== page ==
Number two (in a series of two). 

Ghost Stories #1 (Sept/Nov 1962)

What demand, what query from beyond the grave does this ghastly vision of death have for us, the living?

Hmph. You'd think if he really cared, he would have spelled "Wheaties" correctly.

Anyway, assuming the kid that wrote on this cover (and the kid that wrote on the one from yesterday, if it's not the same kid) did this at least reasonably close to its release date...that kid would be in his fifties today. Huh.

Well, let me whip out some SITE NEWS on you folks, before I continue much farther here. I'm going to be entering LOW CONTENT MODE on the site for a week. It's not going to be as LOW a CONTENT MODE as the last time I did this, as the plan is to just have much shorter posts or scans for the next few days, rather than the novel-length adventures I'd been posting recently. I just need to recharge the batteries a bit...plus, I've been pretty sick for the last week and could use the extra time to recuperate.

I'll still continue to have new material every day...just not a whole lot of it. It'll be like the early, classic days of my site, before I totally sold out to the man, maaaan! So please, continue to drop by, comment, send e-mail, and (ahem) use my Amazon search box thingie. As always, I appreciate your readership.

A few things before I dim the lights and give the Progressive Ruin workforce their vacation:
  • Dave Carter has been discussing a subject near and dear to my heart: late comics. He's looking for contributions to his "Late Comics Hall of Shame," to which I of course suggested Ultimate Hulk Vs. Wolverine...now at two years and two months since the last issue was released!

    Johanna has an ancillary discussion on the topic, mentioning the frequent invoking of Watchmen as a "late book" that nobody now cares if it was late or not because 1) it's a classic and 2) it sells incredibly well, even twenty years on. As Johanna says, it was never all that late...if memory serves, I think it started as a monthly, shifted to an every-six-weeks schedule, and may have been bimonthly at one point. I'm not entirely sure, but I know it was never really all that late. (It certainly wasn't Dark Knight-late, where DC put out promotional material to announce that the last damned issue finally came out.) The "well, Watchmen was late, so it's okay for our book to be late, too" argument seemed to pop up with Civil War, and...geez, I don't want to dig all that up again, but you can read what I wrote about it at the time as to why this is an apples versus oranges comparison.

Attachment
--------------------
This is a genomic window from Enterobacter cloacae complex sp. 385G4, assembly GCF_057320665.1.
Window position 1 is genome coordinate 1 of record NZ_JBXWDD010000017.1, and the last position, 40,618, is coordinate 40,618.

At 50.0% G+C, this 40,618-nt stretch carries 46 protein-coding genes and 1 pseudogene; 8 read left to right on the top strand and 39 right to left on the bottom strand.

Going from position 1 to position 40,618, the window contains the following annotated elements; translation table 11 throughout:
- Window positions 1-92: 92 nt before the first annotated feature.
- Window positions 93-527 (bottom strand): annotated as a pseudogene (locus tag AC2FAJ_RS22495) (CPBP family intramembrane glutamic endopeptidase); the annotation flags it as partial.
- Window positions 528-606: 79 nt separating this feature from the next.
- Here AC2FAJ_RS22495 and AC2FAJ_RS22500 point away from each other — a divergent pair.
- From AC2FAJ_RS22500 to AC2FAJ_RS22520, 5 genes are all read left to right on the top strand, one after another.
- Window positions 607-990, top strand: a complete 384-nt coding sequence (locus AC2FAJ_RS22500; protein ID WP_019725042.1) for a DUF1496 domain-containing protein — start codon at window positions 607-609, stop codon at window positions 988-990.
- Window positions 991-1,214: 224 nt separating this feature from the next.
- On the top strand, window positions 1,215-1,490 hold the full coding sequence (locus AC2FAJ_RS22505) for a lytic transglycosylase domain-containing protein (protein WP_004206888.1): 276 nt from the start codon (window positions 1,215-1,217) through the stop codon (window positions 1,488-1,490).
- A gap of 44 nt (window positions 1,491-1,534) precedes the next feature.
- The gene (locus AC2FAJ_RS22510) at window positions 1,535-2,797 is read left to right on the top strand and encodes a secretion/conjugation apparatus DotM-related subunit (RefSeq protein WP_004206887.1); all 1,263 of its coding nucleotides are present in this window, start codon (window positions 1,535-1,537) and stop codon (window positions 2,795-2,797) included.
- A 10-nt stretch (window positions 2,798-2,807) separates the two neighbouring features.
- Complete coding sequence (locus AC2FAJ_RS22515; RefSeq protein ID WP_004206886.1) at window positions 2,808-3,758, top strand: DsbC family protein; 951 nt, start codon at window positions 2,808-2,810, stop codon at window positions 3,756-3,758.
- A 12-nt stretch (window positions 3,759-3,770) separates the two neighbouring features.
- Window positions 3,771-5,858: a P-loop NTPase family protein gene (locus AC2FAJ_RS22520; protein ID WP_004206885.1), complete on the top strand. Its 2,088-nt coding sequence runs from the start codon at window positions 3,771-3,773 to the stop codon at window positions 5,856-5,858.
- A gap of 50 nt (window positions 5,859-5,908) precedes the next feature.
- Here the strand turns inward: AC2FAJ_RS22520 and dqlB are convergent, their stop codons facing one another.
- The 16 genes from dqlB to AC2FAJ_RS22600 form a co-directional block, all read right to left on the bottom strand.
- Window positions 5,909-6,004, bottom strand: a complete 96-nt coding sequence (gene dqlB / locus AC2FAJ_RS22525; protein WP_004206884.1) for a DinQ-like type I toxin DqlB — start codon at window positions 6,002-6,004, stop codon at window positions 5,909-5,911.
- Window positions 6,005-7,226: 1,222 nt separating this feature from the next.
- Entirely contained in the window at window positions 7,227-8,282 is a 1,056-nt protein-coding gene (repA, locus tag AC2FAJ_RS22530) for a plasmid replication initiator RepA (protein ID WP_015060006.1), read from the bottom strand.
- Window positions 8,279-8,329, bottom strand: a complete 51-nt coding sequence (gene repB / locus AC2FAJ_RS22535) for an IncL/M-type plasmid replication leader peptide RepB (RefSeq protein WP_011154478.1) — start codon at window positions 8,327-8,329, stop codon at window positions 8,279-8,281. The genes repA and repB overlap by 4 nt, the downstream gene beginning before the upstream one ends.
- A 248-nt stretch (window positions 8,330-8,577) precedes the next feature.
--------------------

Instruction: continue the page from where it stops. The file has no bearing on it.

But that's getting off-topic a bit...go tell Dave what late comics you can think of, which...well, I guess it'll let you vent a little, which, sometimes, you just gotta do. I remember being particularly annoyed at the lateness of Firestorm during the early '80s, when the concluding chapter of a year and a half-long storyline was delayed for, I believe, at least a month or two. If a month-long delay bothered me that much, thank God I wasn't reading Camelot 3000 at the time! That "year between issues" thing woulda killed me.

    And then there was Ronin, and Miracleman....

  • Dr. Doom explains his recent behavior in Mighty Avengers.

  • Neilalien speaks about comic weblog update notifiers, and points us in the direction of a new update site. (To toot my own horn...I remain amused that my dubbing of the original update site as the "Comics Weblog Update-A-Tron 3000" over four years ago has had such staying power!)

  • Not comics, aside from having received this in a package of Forbidden Kingdom promo material at the shop:

    A closer look at the label:

    Not what I was expecting to receive in the mail that day.

Okay, that's it for the "big ol' updates" for the next week. Keep checking back for shorter updates and links and what have you for the next seven days. Again, thanks for reading, internet pals!